\[\hat {H} = -\dfrac {\hbar ^2}{2m} \nabla^2_1 - \dfrac {2e^2}{4 \pi \epsilon _0 r_1} - \dfrac {\hbar ^2}{2m} \nabla ^2_2 - \dfrac {2e^2}{4 \pi \epsilon _0 r_2} + \dfrac {e^2}{4 \pi \epsilon _0 r_12} \label {9-9}\]
To solve the Schrödinger Equation using this Hamiltonian, we need to make an assumption that allows us to find an approximate solution. The approximation that we consider in this section is the complete neglect of the electron-electron interaction term. Odd though it seems, this assumption corresponds mathematically to treating the helium atom as two non-interacting helium ions (with one electron each) that happen to share the same nucleus.
This approximation is called the independent-electron assumption. While this assumption might seem very drastic, it is worth trying since it also presents a straightforward path to a solution. A general strategy when solving difficult problems is to make an assumption and see how the results turn out. In this case we can compare the results we obtain using the assumption to what is known experimentally about the quantum states of helium, like the ionization energies. Are we a factor of 10 off? 10000? The latter result would probably indicate that we have hit a dead end with this method, while the former might indicate a method worth refining.
Neglecting the electron repulsion term simplifies the helium atom Hamiltonian to a sum of two hydrogen-like Hamiltonians that can be solved exactly.
\[\hat {H}(r_1,r_2) = \hat {H} (r_1) + \hat {H} (r_2) \label {9-10}\]
The variables (the positions of the electrons, \(r_1\) and \(r_2\)) in the Schrödinger equation separate, and we end up with two independent Schrödinger equations that are exactly the same as that for the hydrogen atom, except that the nuclear charge is +2e rather than +1e.
\[ \hat {H} (r_1) \varphi (r_1) = E_1 \varphi (r_1) \label {9-11}\]
\[ \hat {H} (r_2) \varphi (r_2) = E_2 \varphi (r_2) \label {9-12}\]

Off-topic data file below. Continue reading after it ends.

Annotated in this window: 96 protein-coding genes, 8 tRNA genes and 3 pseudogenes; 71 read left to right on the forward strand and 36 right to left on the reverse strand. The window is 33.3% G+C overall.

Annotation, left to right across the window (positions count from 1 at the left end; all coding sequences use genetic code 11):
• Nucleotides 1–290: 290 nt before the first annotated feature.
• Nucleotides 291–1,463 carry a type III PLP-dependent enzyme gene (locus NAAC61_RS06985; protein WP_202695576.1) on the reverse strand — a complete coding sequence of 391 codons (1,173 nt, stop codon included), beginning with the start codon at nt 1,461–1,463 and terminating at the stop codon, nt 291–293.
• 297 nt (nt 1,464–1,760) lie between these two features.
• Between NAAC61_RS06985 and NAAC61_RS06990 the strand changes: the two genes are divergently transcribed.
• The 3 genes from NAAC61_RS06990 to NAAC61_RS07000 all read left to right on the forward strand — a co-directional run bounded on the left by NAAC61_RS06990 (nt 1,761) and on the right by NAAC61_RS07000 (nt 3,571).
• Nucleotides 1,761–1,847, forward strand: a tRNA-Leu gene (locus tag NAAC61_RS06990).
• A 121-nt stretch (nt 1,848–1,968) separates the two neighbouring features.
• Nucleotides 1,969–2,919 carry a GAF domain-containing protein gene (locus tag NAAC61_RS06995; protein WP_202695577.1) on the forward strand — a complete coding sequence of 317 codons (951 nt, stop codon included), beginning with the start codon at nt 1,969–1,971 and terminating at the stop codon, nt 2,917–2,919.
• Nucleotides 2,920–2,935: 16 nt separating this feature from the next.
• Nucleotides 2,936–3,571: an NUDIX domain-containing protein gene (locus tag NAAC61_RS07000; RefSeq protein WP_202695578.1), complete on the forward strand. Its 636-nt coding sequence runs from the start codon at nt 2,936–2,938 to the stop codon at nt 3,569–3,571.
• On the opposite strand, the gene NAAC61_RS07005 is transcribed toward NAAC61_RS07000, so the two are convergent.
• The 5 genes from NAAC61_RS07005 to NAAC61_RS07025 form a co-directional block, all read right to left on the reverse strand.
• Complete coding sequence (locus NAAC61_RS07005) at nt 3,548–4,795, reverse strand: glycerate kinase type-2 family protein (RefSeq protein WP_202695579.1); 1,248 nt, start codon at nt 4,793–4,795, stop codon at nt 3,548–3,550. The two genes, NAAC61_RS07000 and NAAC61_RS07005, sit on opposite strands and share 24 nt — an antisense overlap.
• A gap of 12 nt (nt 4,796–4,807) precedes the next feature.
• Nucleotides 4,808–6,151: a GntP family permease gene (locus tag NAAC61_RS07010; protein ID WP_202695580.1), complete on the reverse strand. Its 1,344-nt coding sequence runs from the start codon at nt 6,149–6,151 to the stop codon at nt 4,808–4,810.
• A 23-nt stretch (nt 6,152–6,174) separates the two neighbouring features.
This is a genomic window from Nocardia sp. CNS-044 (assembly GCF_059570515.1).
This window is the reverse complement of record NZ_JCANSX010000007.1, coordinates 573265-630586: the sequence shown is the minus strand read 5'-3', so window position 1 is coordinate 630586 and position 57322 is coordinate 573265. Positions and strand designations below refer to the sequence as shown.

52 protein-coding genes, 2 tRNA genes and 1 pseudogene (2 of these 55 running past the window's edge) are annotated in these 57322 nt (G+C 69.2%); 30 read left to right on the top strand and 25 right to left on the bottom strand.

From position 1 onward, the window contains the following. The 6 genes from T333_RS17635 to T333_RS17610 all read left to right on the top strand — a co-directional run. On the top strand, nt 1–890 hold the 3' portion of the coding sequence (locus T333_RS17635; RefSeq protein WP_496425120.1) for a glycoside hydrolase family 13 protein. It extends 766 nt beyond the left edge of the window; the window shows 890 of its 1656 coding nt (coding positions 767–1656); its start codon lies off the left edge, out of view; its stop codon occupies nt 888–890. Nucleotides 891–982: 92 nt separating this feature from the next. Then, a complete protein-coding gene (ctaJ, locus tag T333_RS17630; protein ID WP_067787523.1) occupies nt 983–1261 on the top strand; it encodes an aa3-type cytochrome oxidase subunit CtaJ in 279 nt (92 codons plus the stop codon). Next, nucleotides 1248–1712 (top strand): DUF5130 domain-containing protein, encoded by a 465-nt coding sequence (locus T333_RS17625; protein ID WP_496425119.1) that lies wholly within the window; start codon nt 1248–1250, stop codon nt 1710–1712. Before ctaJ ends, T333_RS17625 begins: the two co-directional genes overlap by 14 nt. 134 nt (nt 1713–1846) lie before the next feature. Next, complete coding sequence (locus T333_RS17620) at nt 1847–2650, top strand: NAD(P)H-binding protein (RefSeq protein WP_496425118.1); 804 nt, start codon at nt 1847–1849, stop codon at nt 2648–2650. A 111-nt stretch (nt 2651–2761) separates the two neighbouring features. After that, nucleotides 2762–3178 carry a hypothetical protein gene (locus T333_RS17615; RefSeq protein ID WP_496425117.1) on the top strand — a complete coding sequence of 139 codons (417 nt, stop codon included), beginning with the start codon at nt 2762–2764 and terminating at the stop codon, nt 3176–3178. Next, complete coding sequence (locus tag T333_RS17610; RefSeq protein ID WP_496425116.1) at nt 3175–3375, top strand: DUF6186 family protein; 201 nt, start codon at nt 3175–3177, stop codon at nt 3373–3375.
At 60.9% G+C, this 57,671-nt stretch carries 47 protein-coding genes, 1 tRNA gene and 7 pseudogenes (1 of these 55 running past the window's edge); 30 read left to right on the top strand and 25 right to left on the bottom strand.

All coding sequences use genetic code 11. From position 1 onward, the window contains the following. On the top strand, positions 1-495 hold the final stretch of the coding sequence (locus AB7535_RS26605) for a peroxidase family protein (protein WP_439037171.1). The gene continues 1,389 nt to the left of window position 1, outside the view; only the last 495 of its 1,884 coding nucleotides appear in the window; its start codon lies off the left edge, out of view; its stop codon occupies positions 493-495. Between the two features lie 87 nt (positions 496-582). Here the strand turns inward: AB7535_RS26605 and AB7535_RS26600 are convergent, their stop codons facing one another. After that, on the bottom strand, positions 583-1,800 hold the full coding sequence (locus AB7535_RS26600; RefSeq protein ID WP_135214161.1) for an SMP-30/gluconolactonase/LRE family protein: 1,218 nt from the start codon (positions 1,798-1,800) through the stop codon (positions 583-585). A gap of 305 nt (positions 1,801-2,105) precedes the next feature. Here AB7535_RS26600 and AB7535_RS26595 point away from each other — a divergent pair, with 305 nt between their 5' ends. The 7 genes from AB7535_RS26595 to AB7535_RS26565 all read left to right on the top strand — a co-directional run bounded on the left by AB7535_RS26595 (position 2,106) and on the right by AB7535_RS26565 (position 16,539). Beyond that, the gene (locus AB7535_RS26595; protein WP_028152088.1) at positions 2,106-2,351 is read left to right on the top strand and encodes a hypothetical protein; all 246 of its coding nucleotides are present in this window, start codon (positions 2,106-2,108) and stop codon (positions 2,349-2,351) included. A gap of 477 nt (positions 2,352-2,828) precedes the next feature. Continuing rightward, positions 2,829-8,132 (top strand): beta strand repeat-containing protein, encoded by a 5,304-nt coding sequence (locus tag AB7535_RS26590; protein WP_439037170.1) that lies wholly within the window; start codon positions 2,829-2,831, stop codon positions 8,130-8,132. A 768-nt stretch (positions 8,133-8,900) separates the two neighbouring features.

Exercise \(\PageIndex{1}\)
What is the specific mathematical form for \(\hat {H} (r_1)\) in Equation \(\ref{9-10}\)?
Using our previous experiences with separation of variables, we realize that the wavefunction can be approximated as a product of two single-electron hydrogen-atom wavefunctions with a nuclear charge \(Z = +2e\),
\[\psi (r_1 , r_2) \approx \varphi (r_1) \varphi (r_2) \label {9-13}\]
Exercise \(\PageIndex{2}\)
Write the explicit mathematical expression for the ground state wavefunction for the helium atom shown in Equation \(\ref{9-13}\).
Binding Energy
As we will show below, the energy eigenvalue associated with the product wavefunction is the sum of the one-electron energies associated with the component single-electron hydrogen-atom wavefunctions.
\[E_{He} = E_1 + E_2 \label {9-14}\]
The energy calculated using the Schrödinger equation is also called the total energy or the binding energy. Binding energy is the energy required to separate the particles of a system (in this case the two electrons and the nucleus) to an infinite distance apart. The binding energy should not be confused with the ionization energy, \(IP\), which is the energy required to remove only one electron from the helium atom. Binding energies can be measured experimentally by sequentially ionizing the atom and summing all the ionization energies. hence for the lithium atom with three electrons, the binding energy is
\[E_{He} = IP_1 + IP_2 + IP_3\]
The binding energy (or total energy) should not be confused with the ionization energy, \(IP\), which is the energy required to remove a single electron from the atom.